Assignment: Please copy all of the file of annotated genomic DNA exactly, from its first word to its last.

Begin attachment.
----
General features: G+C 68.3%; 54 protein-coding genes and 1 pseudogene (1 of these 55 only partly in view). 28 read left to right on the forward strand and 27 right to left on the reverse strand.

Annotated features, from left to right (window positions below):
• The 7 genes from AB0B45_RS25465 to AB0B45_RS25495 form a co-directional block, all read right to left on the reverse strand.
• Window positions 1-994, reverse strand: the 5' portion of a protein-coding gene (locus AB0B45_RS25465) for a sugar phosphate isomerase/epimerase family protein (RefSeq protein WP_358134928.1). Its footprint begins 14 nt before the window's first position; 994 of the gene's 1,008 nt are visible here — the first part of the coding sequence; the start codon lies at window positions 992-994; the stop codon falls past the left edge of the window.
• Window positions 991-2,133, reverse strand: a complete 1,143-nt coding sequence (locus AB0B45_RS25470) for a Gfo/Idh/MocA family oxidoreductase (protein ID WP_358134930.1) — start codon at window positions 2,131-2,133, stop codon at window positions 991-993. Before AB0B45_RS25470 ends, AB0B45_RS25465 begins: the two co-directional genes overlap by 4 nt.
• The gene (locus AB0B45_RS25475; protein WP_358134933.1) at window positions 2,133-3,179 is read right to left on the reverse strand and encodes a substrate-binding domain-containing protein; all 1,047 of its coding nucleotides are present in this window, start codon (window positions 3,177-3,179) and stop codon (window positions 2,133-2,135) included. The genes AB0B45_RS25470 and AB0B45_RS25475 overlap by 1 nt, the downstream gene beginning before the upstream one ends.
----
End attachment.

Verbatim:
General features: G+C 68.3%; 54 protein-coding genes and 1 pseudogene (1 of these 55 only partly in view). 28 read left to right on the forward strand and 27 right to left on the reverse strand.

Annotated features, from left to right (window positions below):
• The 7 genes from AB0B45_RS25465 to AB0B45_RS25495 form a co-directional block, all read right to left on the reverse strand.
• Window positions 1-994, reverse strand: the 5' portion of a protein-coding gene (locus AB0B45_RS25465) for a sugar phosphate isomerase/epimerase family protein (RefSeq protein WP_358134928.1). Its footprint begins 14 nt before the window's first position; 994 of the gene's 1,008 nt are visible here — the first part of the coding sequence; the start codon lies at window positions 992-994; the stop codon falls past the left edge of the window.
• Window positions 991-2,133, reverse strand: a complete 1,143-nt coding sequence (locus AB0B45_RS25470) for a Gfo/Idh/MocA family oxidoreductase (protein ID WP_358134930.1) — start codon at window positions 2,131-2,133, stop codon at window positions 991-993. Before AB0B45_RS25470 ends, AB0B45_RS25465 begins: the two co-directional genes overlap by 4 nt.
• The gene (locus AB0B45_RS25475; protein WP_358134933.1) at window positions 2,133-3,179 is read right to left on the reverse strand and encodes a substrate-binding domain-containing protein; all 1,047 of its coding nucleotides are present in this window, start codon (window positions 3,177-3,179) and stop codon (window positions 2,133-2,135) included. The genes AB0B45_RS25470 and AB0B45_RS25475 overlap by 1 nt, the downstream gene beginning before the upstream one ends.